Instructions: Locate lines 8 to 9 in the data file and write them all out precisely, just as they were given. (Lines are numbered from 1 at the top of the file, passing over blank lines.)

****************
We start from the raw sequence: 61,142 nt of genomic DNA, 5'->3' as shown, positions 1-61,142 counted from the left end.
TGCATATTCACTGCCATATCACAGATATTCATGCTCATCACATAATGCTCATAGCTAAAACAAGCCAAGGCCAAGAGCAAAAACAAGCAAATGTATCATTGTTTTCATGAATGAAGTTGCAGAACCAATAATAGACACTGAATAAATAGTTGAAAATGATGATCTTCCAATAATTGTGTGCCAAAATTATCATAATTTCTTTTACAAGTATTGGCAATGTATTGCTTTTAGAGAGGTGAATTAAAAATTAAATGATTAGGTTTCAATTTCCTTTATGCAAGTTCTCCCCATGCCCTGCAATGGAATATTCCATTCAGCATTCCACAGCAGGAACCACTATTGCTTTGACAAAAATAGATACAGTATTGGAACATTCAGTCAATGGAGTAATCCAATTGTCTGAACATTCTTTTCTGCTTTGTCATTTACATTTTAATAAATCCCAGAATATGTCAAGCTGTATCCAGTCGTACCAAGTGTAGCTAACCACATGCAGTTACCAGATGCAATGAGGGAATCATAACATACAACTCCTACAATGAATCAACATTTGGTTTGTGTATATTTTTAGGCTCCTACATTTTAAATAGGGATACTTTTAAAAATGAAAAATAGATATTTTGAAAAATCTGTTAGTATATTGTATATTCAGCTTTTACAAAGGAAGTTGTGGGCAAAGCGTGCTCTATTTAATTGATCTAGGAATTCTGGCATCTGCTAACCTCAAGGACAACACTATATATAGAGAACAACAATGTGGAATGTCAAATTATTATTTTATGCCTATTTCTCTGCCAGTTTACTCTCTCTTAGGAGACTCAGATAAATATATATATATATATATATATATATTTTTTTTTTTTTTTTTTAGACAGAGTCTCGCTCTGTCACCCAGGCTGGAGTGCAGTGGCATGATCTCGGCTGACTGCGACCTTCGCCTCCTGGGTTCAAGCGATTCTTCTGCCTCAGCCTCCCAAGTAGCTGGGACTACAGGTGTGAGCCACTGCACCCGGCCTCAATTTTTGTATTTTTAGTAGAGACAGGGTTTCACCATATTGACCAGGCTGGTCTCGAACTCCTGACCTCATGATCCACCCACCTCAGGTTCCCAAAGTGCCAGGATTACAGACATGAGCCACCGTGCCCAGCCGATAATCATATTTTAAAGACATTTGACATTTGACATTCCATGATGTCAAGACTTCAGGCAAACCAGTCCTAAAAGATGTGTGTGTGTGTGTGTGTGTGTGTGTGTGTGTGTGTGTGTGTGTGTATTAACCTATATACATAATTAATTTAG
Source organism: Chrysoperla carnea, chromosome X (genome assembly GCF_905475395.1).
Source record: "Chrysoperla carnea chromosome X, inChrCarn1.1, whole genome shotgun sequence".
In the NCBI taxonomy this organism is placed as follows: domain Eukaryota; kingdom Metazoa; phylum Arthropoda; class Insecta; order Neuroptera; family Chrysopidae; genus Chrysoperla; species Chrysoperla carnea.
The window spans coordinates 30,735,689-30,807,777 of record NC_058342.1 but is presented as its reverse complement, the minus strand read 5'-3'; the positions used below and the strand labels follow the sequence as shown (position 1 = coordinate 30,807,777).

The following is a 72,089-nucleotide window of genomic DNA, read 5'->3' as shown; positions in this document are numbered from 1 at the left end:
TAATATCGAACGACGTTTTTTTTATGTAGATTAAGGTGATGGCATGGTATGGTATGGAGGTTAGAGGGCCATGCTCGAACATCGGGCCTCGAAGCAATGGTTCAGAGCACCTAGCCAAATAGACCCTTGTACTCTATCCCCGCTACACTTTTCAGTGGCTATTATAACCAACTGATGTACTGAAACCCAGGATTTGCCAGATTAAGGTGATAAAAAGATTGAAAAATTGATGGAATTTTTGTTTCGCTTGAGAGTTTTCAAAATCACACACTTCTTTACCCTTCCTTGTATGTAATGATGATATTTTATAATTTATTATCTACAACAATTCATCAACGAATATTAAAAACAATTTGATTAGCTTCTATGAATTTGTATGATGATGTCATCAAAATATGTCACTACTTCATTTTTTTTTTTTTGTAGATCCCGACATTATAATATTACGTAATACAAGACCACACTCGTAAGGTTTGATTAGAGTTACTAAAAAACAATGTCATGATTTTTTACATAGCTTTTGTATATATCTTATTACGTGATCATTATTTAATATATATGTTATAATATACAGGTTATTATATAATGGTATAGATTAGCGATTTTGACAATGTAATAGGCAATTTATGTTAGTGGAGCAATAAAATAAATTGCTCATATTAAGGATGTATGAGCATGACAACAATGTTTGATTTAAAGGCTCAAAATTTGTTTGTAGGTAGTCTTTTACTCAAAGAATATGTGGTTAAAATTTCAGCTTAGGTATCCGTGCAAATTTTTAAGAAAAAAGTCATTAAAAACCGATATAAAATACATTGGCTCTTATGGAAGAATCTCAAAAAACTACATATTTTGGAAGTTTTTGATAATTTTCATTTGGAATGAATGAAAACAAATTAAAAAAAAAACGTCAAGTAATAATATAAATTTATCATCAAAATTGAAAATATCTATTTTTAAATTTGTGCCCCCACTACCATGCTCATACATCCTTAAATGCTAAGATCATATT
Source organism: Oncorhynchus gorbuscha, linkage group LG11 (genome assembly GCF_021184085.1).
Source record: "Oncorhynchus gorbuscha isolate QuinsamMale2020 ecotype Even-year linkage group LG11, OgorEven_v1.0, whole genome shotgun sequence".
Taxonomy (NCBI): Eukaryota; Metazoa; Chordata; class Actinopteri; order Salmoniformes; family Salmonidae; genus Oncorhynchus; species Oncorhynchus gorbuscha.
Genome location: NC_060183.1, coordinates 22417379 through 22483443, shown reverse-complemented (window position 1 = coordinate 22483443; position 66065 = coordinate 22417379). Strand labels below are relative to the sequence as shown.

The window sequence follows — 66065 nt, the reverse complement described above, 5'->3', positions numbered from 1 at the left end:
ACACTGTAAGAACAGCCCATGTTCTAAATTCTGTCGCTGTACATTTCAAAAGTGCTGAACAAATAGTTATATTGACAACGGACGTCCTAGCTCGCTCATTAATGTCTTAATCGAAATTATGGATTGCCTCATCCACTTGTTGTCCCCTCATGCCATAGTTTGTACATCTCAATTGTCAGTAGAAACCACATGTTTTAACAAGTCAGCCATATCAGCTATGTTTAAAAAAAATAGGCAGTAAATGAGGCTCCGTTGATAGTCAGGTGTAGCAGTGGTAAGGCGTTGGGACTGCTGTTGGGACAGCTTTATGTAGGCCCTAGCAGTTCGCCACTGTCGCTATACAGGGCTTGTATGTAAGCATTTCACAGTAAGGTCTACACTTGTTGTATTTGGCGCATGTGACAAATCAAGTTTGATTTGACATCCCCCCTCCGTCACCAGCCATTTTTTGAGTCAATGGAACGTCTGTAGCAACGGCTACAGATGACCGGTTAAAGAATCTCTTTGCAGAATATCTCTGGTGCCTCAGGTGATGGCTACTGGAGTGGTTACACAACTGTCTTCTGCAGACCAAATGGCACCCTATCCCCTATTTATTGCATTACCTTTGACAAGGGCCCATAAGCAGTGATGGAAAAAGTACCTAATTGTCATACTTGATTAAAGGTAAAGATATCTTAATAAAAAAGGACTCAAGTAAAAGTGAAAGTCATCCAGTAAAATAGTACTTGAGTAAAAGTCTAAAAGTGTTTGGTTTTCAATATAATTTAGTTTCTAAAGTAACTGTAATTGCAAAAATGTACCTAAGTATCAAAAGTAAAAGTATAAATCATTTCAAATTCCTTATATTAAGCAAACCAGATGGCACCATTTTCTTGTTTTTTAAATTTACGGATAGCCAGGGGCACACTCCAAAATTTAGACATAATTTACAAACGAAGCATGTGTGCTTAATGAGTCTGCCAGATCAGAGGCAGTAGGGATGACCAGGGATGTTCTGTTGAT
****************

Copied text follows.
TAATATCGAACGACGTTTTTTTTATGTAGATTAAGGTGATGGCATGGTATGGTATGGAGGTTAGAGGGCCATGCTCGAACATCGGGCCTCGAAGCAATGGTTCAGAGCACCTAGCCAAATAGACCCTTGTACTCTATCCCCGCTACACTTTTCAGTGGCTATTATAACCAACTGATGTACTGAAACCCAGGATTTGCCAGATTAAGGTGATAAAAAGATTGAAAAATTGATGGAATTTTTGTTTCGCTTGAGAGTTTTCAAAATCACACACTTCTTTACCCTTCCTTGTATGTAATGATGATATTTTATAATTTATTATCTACAACAATTCATCAACGAATATTAAAAACAATTTGATTAGCTTCTATGAATTTGTATGATGATGTCATCAAAATATGTCACTACTTCATTTTTTTTTTTTTGTAGATCCCGACATTATAATATTACGTAATACAAGACCACACTCGTAAGGTTTGATTAGAGTTACTAAAAAACAATGTCATGATTTTTTACATAGCTTTTGTATATATCTTATTACGTGATCATTATTTAATATATATGTTATAATATACAGGTTATTATATAATGGTATAGATTAGCGATTTTGACAATGTAATAGGCAATTTATGTTAGTGGAGCAATAAAATAAATTGCTCATATTAAGGATGTATGAGCATGACAACAATGTTTGATTTAAAGGCTCAAAATTTGTTTGTAGGTAGTCTTTTACTCAAAGAATATGTGGTTAAAATTTCAGCTTAGGTATCCGTGCAAATTTTTAAGAAAAAAGTCATTAAAAACCGATATAAAATACATTGGCTCTTATGGAAGAATCTCAAAAAACTACATATTTTGGAAGTTTTTGATAATTTTCATTTGGAATGAATGAAAACAAATTAAAAAAAAAACGTCAAGTAATAATATAAATTTATCATCAAAATTGAAAATATCTATTTTTAAATTTGTGCCCCCACTACCATGCTCATACATCCTTAAATGCTAAGATCATATT
Source organism: Oncorhynchus gorbuscha, linkage group LG11 (genome assembly GCF_021184085.1).